I’m not entirely sure how Aloha got off the ground but as one of the subjects of the Sony hack, it might’ve been doomed from the get-go and for good reason: it’s a film with a haphazard plot but worst of all, the cast share absolutely no chemistry in spite of featuring some fine actors. Bottom line, this is a movie destined for the bargain bin and later air on USA.
Genre(s): Drama, Romance, Comedy
Sony | PG13 – 104 min. – $30.99 | August 25, 2015
THE MOVIE – 2.0/5
I guess every director has to have a misfire and no doubt Aloha was that for writer-director Cameron Crowe. It apparently wasn’t enough to be a romantic dramedy but had to also add a weaponized satellite component for some reason.
The story follows Brian Gilcrest (BRADLEY COOPER) a former celebrated military contractor returns to Hawaii in the hopes of restoring his reputation after a serious incident that occurred years earlier in Kabul. He’s there to oversee the launch of a satellite funded by billionaire businessman Carson Welch (BILL MURRAY), his former employer whom had screwed over. However, it’s not all business. With annoying no-nonsense military liaison Allison Ng (EMMA STONE) constantly at his side, Brian reconnects with his old flame Tracy (RACHEL MCADAMS), who is now married to a Navy pilot (JOHN KRASINSKI) and has two kids, a young son and teenage daughter.
For some reason, still a bit confusing to me, Brian and Allison travel to a remote area to meet with the king among a tribe of nationalists who do not recognize the United States authority. He needs the king’s blessing, via some negotiating for wireless internet and land, to build a new Air Force pedestrian gate. This part is nonsense for the story at large and probably would’ve made for an interesting story on its own…
Back in Honolulu, the passion between Brian and Tracy is still there especially since her marriage isn’t in the greatest place as her husband isn’t that big into things like… talking. However, Tracy isn’t the only interested party as the once frosty relationship between Brian and Allison has thawed and the two begin a sweet romance of their own…
All is well until Allison finds out about Brian’s secret mission with Welch involving launching a satellite sold as a way to connect remote regions of the world and instead is a weaponized satellite with a nuclear payload or some such nonsense. Honestly, this is one of the more bizarre aspects and yet not the biggest problem with this shamble of a movie.
What’s more surprising about Aloha is that it came from the same director as Almost Famous, Jerry Maguire and Vanilla Sky, the latter of which I loved though I’m sure I’m in the minority. However, his output of late hasn’t been all that stellar between Elizabethtown and We Bought a Zoo. But unlike his stinkers, this one has a funnier smell by comparison with a haphazard and dumb plot and in spite of a respectable cast; none of them shared any chemistry be it between Cooper and McAdams or Cooper and Stone with Emma Stone probably playing one of the more annoying characters.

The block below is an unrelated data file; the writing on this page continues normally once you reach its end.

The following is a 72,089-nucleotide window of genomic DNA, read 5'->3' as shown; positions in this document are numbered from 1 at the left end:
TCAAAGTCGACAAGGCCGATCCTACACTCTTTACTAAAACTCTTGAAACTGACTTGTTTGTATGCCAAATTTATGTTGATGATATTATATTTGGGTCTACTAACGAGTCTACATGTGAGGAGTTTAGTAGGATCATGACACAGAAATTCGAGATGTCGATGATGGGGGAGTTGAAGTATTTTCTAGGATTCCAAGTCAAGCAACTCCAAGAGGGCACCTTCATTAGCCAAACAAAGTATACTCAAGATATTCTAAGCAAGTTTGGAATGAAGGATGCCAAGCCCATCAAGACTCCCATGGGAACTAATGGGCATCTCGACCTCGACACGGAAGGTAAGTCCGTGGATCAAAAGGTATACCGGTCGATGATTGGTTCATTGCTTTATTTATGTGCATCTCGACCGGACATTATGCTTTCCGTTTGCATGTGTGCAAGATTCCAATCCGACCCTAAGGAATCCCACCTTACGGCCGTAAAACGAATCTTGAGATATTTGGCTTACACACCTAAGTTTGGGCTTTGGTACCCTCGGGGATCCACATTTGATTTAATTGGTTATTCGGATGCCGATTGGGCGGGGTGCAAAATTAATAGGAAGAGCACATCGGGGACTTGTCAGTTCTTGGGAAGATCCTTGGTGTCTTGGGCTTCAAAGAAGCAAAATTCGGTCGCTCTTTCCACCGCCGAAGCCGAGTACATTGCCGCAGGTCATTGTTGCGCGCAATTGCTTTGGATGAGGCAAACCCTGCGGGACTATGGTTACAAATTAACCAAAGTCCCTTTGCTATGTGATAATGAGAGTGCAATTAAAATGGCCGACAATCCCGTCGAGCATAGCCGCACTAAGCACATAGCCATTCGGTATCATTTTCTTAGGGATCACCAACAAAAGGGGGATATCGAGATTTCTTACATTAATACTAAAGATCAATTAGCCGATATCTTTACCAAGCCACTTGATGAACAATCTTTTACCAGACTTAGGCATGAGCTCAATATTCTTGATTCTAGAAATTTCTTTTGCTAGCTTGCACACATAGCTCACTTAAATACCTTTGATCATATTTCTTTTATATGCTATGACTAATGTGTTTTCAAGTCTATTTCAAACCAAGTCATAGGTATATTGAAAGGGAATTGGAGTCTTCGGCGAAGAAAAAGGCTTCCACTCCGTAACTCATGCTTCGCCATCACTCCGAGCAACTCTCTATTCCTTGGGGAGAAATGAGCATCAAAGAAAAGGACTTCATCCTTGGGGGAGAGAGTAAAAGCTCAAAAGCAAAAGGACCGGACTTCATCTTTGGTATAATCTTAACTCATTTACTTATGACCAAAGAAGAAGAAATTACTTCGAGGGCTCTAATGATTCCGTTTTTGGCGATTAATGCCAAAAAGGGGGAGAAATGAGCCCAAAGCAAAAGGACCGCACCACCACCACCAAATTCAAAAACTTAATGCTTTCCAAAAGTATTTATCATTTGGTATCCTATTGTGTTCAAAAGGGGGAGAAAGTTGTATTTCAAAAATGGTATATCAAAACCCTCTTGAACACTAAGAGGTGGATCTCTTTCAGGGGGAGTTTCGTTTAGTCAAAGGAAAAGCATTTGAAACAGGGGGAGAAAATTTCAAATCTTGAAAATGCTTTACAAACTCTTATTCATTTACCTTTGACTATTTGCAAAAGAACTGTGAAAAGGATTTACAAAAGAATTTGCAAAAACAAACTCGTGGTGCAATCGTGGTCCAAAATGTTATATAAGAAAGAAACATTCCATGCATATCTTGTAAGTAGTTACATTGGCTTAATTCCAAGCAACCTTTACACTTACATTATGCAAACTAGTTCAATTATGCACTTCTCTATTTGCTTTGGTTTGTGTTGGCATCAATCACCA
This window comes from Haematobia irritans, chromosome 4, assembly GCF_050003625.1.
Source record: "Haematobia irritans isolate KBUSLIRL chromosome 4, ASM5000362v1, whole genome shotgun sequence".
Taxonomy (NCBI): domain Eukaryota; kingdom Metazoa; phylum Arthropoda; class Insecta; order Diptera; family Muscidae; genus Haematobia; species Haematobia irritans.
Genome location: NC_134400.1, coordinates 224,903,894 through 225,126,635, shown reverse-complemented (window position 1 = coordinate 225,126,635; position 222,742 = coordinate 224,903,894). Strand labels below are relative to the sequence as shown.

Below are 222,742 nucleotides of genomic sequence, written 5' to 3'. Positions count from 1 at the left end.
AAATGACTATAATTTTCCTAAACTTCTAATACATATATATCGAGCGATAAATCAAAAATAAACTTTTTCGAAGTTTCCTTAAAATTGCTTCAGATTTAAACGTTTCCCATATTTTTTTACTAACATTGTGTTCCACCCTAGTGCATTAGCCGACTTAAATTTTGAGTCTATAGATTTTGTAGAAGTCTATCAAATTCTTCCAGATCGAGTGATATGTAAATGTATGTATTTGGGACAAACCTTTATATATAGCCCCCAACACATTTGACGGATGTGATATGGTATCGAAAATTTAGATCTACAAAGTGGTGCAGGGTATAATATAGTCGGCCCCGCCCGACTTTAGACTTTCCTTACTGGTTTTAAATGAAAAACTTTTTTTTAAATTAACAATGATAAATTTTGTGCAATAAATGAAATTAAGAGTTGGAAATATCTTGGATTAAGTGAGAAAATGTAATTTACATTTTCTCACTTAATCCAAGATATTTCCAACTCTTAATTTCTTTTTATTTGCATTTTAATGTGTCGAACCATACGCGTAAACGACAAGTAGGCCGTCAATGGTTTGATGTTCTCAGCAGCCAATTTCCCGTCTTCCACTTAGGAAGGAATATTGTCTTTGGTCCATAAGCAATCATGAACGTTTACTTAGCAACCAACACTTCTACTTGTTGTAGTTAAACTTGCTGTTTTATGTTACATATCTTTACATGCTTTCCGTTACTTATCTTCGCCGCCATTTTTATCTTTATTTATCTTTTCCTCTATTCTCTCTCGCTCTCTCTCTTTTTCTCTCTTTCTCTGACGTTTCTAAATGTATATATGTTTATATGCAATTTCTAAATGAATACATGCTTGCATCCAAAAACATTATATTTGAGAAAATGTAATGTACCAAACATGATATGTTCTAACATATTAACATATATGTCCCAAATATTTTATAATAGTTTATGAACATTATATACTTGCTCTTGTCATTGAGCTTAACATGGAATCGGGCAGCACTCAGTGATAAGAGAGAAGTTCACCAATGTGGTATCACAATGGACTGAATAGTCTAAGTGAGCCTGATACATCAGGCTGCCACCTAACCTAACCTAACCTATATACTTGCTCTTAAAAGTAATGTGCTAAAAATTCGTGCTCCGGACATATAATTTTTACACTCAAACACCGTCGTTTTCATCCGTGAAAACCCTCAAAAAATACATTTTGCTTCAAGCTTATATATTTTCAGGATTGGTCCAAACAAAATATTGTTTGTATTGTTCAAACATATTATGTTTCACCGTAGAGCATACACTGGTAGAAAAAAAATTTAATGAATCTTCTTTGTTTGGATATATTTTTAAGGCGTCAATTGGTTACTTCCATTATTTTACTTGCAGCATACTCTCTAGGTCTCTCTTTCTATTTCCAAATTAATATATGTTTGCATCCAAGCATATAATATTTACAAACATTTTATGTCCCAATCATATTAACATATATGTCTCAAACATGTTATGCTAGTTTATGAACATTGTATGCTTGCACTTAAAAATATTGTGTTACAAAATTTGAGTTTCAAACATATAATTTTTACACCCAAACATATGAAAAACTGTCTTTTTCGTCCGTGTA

One can only hope Aloha was just a misfire for Crowe and the entire cast.
SPECIAL FEATURES – 4.0/5
This release comes with a semi-glossy slip cover. Inside is a redemption code for the Digital HD copy.
Audio Commentary with writer-director Cameron Crowe who is an engaging personality and does well even on his own as the majority of solo tracks tend to be too dry.
The Untitled Hawaii Project: The Making of Aloha Documentary (1:13:51; HD) is a lengthy behind-the-scenes feature, split into three parts, delving into how the project came to be. This is probably better than movie itself.
Original Opening & Alternate Ending (13:28; HD) are different from the final film and comes with optional commentary with Crowe.
The Awe of Space (2:53; HD) is a featurette on space exploration narrated by Crowe.
Ledward Kaapana: Music is Everything (14:40; HD) – This featurette focuses on the music of Hawaii and its importance for the culture.
Uncle Bumpy (5:53; HD) is an interview with the Head of State of the Nation of Hawaii.
Mitchell’s Film (2:00; HD) is cam footage from the young actor who played the son in the film.
Gag Reel (6:26; HD) filled with line flubs and all around on-set goofiness.
Deleted Scenes (11:22; HD) – Here we get two scenes that were trimmed to didn’t make the cut.
VIDEO – 4.5/5
Sony flies to Aloha on Blu-ray airlines presented in its original theatrical 2.39 widescreen aspect ratio and with a 1080p high-definition transfer. The movie might not have been great, but this HD transfer showcases the Hawaiian landscape quite well with lush colors throughout along with the sharp and well defined detail levels. There were no noticeable instances of aliasing, artifacts or banding making for a good looking transfer.
AUDIO – 4.0/5
The movie comes with a DTS-HD Master Audio 5.1 track which is adequate for a film of this nature. The bulk of the audio is dialogue which is clear through and through with most of the depth coming with the select music and score choices, some of which outlaying the Hawaiian culture. It’s not what I’d call a great lossless track or anything by considering the genre, it’s more than sufficient.
OVERALL – 2.5/5
Overall, I’m not entirely sure how Aloha got off the ground but as one of the subjects of the Sony hack, it might’ve been doomed from the get-go and for good reason: it’s a film with a haphazard plot but worst of all, the cast share absolutely no chemistry in spite of featuring some fine actors. Bottom line, this is a movie destined for the bargain bin and later air on USA. As far as the Blu-ray is concerned, it’s a decent enough package with good video and audio transfers and a nice selection of bonus material to check out.
Check out some more screen caps by going to page 2. Please note, these do contain spoilers.